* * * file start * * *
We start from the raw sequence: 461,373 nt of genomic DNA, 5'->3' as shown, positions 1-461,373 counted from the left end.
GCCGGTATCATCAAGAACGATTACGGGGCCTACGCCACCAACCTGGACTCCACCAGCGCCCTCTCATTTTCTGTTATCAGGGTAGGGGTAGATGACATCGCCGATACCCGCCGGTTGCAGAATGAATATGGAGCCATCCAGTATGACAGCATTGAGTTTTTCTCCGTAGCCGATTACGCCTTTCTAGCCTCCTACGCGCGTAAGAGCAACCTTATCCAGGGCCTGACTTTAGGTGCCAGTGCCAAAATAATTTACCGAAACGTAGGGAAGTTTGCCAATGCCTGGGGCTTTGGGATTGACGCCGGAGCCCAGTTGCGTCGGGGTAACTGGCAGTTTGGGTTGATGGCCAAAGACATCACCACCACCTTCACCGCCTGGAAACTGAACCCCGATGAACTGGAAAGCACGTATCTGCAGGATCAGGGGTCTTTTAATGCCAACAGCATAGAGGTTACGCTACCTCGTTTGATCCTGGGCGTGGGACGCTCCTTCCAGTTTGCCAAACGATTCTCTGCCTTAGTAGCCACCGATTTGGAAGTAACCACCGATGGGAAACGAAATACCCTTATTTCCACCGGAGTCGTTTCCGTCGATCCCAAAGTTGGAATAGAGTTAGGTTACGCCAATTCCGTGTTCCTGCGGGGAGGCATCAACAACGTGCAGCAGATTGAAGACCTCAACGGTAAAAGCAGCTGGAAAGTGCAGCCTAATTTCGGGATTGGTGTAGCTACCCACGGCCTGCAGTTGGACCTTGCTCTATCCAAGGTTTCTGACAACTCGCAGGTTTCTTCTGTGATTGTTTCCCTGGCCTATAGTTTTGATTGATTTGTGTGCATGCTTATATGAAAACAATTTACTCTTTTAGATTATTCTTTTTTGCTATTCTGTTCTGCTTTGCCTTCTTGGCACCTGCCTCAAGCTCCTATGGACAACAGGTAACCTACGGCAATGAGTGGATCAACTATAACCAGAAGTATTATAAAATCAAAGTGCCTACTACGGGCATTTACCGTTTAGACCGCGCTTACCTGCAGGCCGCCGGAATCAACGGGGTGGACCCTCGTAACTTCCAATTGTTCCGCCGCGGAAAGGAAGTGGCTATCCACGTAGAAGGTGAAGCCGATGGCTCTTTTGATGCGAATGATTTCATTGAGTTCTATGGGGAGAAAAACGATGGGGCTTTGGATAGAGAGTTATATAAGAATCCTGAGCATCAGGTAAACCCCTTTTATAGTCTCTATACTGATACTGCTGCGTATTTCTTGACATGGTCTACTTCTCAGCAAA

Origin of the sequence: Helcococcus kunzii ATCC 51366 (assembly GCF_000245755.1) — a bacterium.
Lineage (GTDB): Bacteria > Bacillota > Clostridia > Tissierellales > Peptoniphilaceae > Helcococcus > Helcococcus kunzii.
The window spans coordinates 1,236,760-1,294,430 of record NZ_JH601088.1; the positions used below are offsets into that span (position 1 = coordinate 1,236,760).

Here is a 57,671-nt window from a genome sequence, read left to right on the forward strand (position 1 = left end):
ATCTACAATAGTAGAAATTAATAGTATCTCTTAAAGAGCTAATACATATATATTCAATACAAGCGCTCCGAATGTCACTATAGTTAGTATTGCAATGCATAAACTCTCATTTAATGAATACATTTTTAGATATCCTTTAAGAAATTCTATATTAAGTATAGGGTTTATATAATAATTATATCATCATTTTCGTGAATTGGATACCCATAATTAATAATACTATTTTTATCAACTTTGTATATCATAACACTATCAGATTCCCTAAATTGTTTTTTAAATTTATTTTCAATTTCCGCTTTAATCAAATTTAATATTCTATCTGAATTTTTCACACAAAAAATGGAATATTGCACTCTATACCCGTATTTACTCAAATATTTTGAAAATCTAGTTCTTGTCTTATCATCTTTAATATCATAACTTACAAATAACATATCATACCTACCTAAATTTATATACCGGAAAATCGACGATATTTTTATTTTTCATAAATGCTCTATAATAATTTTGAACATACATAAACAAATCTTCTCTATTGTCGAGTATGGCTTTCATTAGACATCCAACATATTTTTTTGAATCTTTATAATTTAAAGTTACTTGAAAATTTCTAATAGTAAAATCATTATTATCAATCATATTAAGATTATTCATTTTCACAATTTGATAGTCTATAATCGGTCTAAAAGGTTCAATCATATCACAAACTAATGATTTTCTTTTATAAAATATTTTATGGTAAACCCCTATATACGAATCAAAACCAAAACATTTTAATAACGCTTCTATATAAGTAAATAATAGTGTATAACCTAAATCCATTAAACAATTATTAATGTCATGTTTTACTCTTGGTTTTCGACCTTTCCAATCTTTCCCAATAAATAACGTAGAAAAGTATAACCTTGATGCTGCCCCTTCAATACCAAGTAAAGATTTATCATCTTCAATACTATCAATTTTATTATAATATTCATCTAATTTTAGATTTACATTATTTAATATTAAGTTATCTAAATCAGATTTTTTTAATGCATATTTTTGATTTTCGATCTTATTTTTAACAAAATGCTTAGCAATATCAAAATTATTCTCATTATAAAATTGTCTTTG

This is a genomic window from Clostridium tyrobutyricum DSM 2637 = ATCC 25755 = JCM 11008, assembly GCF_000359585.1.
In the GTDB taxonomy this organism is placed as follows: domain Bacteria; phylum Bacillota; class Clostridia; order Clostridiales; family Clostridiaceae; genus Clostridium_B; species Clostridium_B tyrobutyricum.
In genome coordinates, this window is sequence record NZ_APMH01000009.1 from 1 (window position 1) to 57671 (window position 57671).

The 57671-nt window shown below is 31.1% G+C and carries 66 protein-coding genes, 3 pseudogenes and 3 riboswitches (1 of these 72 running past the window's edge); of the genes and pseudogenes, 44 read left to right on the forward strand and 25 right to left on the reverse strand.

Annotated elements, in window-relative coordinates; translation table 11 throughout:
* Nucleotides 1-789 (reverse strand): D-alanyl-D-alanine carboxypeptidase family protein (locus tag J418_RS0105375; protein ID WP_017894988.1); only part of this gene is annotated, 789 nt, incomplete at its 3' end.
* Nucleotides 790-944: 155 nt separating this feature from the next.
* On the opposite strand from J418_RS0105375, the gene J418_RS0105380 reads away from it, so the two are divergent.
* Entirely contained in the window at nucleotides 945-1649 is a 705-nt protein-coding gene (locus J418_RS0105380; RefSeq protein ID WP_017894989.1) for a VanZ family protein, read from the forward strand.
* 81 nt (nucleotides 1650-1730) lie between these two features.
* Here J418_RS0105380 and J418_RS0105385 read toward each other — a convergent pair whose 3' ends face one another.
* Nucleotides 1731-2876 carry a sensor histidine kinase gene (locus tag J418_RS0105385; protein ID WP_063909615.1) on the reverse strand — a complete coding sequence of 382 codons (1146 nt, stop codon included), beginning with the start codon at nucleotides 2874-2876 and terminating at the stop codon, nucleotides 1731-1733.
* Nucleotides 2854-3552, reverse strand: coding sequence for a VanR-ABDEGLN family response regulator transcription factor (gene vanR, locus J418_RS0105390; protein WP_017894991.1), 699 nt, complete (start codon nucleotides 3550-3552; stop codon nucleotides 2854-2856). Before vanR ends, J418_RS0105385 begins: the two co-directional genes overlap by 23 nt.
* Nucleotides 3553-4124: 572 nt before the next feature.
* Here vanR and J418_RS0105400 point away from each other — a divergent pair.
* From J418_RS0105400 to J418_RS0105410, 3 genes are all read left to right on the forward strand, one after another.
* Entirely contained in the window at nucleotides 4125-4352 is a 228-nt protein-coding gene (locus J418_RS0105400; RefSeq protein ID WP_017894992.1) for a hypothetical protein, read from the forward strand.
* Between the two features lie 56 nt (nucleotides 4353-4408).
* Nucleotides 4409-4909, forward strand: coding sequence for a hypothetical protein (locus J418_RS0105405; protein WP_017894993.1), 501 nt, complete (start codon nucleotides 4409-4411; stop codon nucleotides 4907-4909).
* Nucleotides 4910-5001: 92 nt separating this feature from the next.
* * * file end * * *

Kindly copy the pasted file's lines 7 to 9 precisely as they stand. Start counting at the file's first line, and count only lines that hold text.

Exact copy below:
ATCTACAATAGTAGAAATTAATAGTATCTCTTAAAGAGCTAATACATATATATTCAATACAAGCGCTCCGAATGTCACTATAGTTAGTATTGCAATGCATAAACTCTCATTTAATGAATACATTTTTAGATATCCTTTAAGAAATTCTATATTAAGTATAGGGTTTATATAATAATTATATCATCATTTTCGTGAATTGGATACCCATAATTAATAATACTATTTTTATCAACTTTGTATATCATAACACTATCAGATTCCCTAAATTGTTTTTTAAATTTATTTTCAATTTCCGCTTTAATCAAATTTAATATTCTATCTGAATTTTTCACACAAAAAATGGAATATTGCACTCTATACCCGTATTTACTCAAATATTTTGAAAATCTAGTTCTTGTCTTATCATCTTTAATATCATAACTTACAAATAACATATCATACCTACCTAAATTTATATACCGGAAAATCGACGATATTTTTATTTTTCATAAATGCTCTATAATAATTTTGAACATACATAAACAAATCTTCTCTATTGTCGAGTATGGCTTTCATTAGACATCCAACATATTTTTTTGAATCTTTATAATTTAAAGTTACTTGAAAATTTCTAATAGTAAAATCATTATTATCAATCATATTAAGATTATTCATTTTCACAATTTGATAGTCTATAATCGGTCTAAAAGGTTCAATCATATCACAAACTAATGATTTTCTTTTATAAAATATTTTATGGTAAACCCCTATATACGAATCAAAACCAAAACATTTTAATAACGCTTCTATATAAGTAAATAATAGTGTATAACCTAAATCCATTAAACAATTATTAATGTCATGTTTTACTCTTGGTTTTCGACCTTTCCAATCTTTCCCAATAAATAACGTAGAAAAGTATAACCTTGATGCTGCCCCTTCAATACCAAGTAAAGATTTATCATCTTCAATACTATCAATTTTATTATAATATTCATCTAATTTTAGATTTACATTATTTAATATTAAGTTATCTAAATCAGATTTTTTTAATGCATATTTTTGATTTTCGATCTTATTTTTAACAAAATGCTTAGCAATATCAAAATTATTCTCATTATAAAATTGTCTTTG

This is a genomic window from Clostridium tyrobutyricum DSM 2637 = ATCC 25755 = JCM 11008, assembly GCF_000359585.1.
In the GTDB taxonomy this organism is placed as follows: domain Bacteria; phylum Bacillota; class Clostridia; order Clostridiales; family Clostridiaceae; genus Clostridium_B; species Clostridium_B tyrobutyricum.